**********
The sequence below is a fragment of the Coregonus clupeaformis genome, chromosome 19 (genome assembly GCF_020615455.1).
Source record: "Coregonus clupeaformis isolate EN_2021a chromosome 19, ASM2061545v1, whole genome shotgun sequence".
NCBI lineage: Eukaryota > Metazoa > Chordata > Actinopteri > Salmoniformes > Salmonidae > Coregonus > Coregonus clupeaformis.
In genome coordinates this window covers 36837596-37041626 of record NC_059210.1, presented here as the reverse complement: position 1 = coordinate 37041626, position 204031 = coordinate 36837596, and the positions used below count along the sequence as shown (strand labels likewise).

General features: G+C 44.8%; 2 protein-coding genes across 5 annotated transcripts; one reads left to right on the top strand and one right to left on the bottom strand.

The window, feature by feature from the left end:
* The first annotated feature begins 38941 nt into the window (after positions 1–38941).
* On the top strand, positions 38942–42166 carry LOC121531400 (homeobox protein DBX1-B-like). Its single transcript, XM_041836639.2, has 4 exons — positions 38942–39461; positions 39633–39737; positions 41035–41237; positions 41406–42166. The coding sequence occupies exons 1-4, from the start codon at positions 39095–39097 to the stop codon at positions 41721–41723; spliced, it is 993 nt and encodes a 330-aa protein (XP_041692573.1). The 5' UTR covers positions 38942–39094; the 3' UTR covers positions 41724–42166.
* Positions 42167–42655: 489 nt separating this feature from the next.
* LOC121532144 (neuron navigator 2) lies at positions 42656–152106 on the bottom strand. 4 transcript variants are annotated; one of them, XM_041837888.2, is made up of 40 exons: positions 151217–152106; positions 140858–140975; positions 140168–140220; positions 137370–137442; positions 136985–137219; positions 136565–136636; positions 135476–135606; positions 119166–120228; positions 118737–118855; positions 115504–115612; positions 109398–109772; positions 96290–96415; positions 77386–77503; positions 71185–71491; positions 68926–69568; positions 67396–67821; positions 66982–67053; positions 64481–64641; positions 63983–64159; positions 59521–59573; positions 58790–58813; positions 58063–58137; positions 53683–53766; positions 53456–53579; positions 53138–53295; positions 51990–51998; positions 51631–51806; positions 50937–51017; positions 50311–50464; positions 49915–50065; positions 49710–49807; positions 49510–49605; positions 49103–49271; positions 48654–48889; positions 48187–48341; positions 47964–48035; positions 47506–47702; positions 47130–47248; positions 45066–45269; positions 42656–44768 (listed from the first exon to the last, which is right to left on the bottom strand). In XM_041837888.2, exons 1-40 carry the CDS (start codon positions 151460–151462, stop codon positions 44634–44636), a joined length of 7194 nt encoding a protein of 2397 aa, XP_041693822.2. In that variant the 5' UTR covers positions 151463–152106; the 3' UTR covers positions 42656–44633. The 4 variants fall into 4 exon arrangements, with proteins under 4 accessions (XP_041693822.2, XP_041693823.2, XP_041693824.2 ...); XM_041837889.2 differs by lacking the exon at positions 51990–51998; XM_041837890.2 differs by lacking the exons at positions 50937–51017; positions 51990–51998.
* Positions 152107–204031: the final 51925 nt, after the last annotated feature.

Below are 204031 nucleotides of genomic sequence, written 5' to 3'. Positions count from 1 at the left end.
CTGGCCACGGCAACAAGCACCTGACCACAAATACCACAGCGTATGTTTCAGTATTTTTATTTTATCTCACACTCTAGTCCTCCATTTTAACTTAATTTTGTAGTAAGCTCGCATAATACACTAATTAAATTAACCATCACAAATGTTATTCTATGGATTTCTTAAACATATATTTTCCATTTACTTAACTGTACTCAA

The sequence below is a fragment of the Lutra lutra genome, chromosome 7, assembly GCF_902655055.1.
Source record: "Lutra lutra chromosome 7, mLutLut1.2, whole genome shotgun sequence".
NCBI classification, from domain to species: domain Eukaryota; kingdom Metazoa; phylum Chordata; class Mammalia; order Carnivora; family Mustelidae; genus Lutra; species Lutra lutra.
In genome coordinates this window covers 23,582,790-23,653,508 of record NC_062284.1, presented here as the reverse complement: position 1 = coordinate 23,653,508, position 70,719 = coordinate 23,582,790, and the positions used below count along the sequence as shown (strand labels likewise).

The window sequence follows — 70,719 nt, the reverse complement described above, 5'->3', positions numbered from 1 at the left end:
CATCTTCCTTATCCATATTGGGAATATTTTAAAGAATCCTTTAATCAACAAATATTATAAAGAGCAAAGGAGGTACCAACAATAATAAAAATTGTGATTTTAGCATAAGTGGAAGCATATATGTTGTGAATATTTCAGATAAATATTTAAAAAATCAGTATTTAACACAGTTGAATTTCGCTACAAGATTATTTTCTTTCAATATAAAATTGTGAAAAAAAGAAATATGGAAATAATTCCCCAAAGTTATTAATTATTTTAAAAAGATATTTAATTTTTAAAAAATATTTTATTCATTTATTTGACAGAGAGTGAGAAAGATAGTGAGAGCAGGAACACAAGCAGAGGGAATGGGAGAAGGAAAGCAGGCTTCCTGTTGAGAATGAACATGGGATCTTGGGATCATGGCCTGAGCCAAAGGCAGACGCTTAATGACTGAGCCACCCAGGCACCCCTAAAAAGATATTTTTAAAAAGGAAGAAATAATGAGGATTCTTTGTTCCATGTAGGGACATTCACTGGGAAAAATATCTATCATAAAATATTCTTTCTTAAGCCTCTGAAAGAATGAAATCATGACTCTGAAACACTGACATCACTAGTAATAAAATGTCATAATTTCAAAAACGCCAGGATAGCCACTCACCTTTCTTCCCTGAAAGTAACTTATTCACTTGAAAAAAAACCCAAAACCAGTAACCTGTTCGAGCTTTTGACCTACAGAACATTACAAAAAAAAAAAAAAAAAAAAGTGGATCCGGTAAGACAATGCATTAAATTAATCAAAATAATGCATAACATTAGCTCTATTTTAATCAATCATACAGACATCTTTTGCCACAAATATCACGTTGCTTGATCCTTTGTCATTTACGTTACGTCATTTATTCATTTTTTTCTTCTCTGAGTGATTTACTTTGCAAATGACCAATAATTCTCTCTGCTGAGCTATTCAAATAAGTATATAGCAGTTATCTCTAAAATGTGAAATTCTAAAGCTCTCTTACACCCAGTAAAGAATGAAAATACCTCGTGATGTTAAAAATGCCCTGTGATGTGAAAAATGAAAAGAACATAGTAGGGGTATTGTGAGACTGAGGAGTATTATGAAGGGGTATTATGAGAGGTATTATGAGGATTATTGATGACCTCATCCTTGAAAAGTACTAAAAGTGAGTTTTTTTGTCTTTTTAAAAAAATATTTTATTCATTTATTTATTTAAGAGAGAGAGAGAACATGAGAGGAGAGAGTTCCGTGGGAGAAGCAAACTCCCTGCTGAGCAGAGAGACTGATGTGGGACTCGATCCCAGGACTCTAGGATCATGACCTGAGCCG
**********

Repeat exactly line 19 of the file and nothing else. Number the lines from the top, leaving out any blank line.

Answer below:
CATCTTCCTTATCCATATTGGGAATATTTTAAAGAATCCTTTAATCAACAAATATTATAAAGAGCAAAGGAGGTACCAACAATAATAAAAATTGTGATTTTAGCATAAGTGGAAGCATATATGTTGTGAATATTTCAGATAAATATTTAAAAAATCAGTATTTAACACAGTTGAATTTCGCTACAAGATTATTTTCTTTCAATATAAAATTGTGAAAAAAAGAAATATGGAAATAATTCCCCAAAGTTATTAATTATTTTAAAAAGATATTTAATTTTTAAAAAATATTTTATTCATTTATTTGACAGAGAGTGAGAAAGATAGTGAGAGCAGGAACACAAGCAGAGGGAATGGGAGAAGGAAAGCAGGCTTCCTGTTGAGAATGAACATGGGATCTTGGGATCATGGCCTGAGCCAAAGGCAGACGCTTAATGACTGAGCCACCCAGGCACCCCTAAAAAGATATTTTTAAAAAGGAAGAAATAATGAGGATTCTTTGTTCCATGTAGGGACATTCACTGGGAAAAATATCTATCATAAAATATTCTTTCTTAAGCCTCTGAAAGAATGAAATCATGACTCTGAAACACTGACATCACTAGTAATAAAATGTCATAATTTCAAAAACGCCAGGATAGCCACTCACCTTTCTTCCCTGAAAGTAACTTATTCACTTGAAAAAAAACCCAAAACCAGTAACCTGTTCGAGCTTTTGACCTACAGAACATTACAAAAAAAAAAAAAAAAAAAAGTGGATCCGGTAAGACAATGCATTAAATTAATCAAAATAATGCATAACATTAGCTCTATTTTAATCAATCATACAGACATCTTTTGCCACAAATATCACGTTGCTTGATCCTTTGTCATTTACGTTACGTCATTTATTCATTTTTTTCTTCTCTGAGTGATTTACTTTGCAAATGACCAATAATTCTCTCTGCTGAGCTATTCAAATAAGTATATAGCAGTTATCTCTAAAATGTGAAATTCTAAAGCTCTCTTACACCCAGTAAAGAATGAAAATACCTCGTGATGTTAAAAATGCCCTGTGATGTGAAAAATGAAAAGAACATAGTAGGGGTATTGTGAGACTGAGGAGTATTATGAAGGGGTATTATGAGAGGTATTATGAGGATTATTGATGACCTCATCCTTGAAAAGTACTAAAAGTGAGTTTTTTTGTCTTTTTAAAAAAATATTTTATTCATTTATTTATTTAAGAGAGAGAGAGAACATGAGAGGAGAGAGTTCCGTGGGAGAAGCAAACTCCCTGCTGAGCAGAGAGACTGATGTGGGACTCGATCCCAGGACTCTAGGATCATGACCTGAGCCG